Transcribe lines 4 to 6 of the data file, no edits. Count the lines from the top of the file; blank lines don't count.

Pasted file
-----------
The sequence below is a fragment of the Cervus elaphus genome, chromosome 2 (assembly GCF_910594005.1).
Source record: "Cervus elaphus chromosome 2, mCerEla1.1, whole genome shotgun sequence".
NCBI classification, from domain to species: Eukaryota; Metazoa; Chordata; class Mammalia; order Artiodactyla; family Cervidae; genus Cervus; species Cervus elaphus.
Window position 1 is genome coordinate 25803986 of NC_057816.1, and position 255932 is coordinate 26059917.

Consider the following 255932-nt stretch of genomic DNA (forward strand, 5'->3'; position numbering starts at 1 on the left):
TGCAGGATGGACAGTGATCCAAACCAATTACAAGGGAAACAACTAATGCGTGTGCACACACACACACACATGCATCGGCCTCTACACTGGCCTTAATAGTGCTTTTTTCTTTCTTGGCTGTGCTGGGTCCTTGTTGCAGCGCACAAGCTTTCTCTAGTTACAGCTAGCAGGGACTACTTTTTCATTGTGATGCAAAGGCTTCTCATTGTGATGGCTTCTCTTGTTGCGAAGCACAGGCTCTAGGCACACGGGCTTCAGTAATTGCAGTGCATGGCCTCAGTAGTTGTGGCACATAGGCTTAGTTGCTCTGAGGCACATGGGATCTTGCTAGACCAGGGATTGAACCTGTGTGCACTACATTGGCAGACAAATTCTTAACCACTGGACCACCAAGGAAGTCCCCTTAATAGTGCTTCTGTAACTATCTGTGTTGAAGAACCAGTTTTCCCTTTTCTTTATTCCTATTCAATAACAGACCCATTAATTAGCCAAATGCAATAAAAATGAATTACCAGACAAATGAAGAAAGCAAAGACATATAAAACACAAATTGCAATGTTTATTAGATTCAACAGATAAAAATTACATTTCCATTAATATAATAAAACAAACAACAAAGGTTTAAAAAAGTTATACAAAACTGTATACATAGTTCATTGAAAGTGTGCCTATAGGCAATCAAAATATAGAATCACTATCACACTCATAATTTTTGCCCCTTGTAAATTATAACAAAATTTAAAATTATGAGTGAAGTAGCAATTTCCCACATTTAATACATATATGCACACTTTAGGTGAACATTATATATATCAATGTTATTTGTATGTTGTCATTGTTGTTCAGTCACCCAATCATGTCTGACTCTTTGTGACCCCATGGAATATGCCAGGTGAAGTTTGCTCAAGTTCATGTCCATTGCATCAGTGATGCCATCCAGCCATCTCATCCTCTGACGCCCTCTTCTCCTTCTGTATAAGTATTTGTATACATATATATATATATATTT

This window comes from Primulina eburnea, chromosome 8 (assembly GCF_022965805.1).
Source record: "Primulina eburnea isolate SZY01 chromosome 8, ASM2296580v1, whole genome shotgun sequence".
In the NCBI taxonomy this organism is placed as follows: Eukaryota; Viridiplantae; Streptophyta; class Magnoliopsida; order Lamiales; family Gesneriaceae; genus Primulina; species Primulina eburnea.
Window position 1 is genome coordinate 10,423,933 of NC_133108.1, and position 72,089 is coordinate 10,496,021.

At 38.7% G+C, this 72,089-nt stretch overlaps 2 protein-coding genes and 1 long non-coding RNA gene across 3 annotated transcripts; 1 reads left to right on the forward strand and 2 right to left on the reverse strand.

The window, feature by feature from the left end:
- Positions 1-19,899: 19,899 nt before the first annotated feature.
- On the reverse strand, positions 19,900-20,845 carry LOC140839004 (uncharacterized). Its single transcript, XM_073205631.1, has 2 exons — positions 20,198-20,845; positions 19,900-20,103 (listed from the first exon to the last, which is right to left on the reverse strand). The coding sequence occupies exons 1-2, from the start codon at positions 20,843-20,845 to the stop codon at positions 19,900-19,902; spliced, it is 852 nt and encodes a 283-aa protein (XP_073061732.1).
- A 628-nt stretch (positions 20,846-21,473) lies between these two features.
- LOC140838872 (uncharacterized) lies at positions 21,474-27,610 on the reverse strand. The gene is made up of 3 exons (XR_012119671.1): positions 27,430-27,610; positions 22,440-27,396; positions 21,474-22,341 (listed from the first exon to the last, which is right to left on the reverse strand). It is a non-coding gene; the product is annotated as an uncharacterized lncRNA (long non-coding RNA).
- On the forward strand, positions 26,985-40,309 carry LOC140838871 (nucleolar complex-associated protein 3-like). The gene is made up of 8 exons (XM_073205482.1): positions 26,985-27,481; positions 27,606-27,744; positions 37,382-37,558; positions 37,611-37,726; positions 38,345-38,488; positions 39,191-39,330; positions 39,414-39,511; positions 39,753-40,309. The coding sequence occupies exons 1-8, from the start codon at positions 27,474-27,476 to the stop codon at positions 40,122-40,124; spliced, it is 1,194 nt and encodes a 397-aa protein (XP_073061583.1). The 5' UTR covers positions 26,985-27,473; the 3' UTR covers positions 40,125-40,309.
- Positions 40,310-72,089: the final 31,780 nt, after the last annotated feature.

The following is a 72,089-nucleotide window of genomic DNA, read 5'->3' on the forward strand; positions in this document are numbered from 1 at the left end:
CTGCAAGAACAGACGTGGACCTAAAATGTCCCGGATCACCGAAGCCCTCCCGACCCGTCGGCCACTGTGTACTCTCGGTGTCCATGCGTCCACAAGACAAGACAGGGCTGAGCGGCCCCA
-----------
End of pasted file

Window position 1 is genome coordinate 25803986 of NC_057816.1, and position 255932 is coordinate 26059917.

Consider the following 255932-nt stretch of genomic DNA (forward strand, 5'->3'; position numbering starts at 1 on the left):
TGCAGGATGGACAGTGATCCAAACCAATTACAAGGGAAACAACTAATGCGTGTGCACACACACACACACATGCATCGGCCTCTACACTGGCCTTAATAGTGCTTTTTTCTTTCTTGGCTGTGCTGGGTCCTTGTTGCAGCGCACAAGCTTTCTCTAGTTACAGCTAGCAGGGACTACTTTTTCATTGTGATGCAAAGGCTTCTCATTGTGATGGCTTCTCTTGTTGCGAAGCACAGGCTCTAGGCACACGGGCTTCAGTAATTGCAGTGCATGGCCTCAGTAGTTGTGGCACATAGGCTTAGTTGCTCTGAGGCACATGGGATCTTGCTAGACCAGGGATTGAACCTGTGTGCACTACATTGGCAGACAAATTCTTAACCACTGGACCACCAAGGAAGTCCCCTTAATAGTGCTTCTGTAACTATCTGTGTTGAAGAACCAGTTTTCCCTTTTCTTTATTCCTATTCAATAACAGACCCATTAATTAGCCAAATGCAATAAAAATGAATTACCAGACAAATGAAGAAAGCAAAGACATATAAAACACAAATTGCAATGTTTATTAGATTCAACAGATAAAAATTACATTTCCATTAATATAATAAAACAAACAACAAAGGTTTAAAAAAGTTATACAAAACTGTATACATAGTTCATTGAAAGTGTGCCTATAGGCAATCAAAATATAGAATCACTATCACACTCATAATTTTTGCCCCTTGTAAATTATAACAAAATTTAAAATTATGAGTGAAGTAGCAATTTCCCACATTTAATACATATATGCACACTTTAGGTGAACATTATATATATCAATGTTATTTGTATGTTGTCATTGTTGTTCAGTCACCCAATCATGTCTGACTCTTTGTGACCCCATGGAATATGCCAGGTGAAGTTTGCTCAAGTTCATGTCCATTGCATCAGTGATGCCATCCAGCCATCTCATCCTCTGACGCCCTCTTCTCCTTCTGTATAAGTATTTGTATACATATATATATATATATTT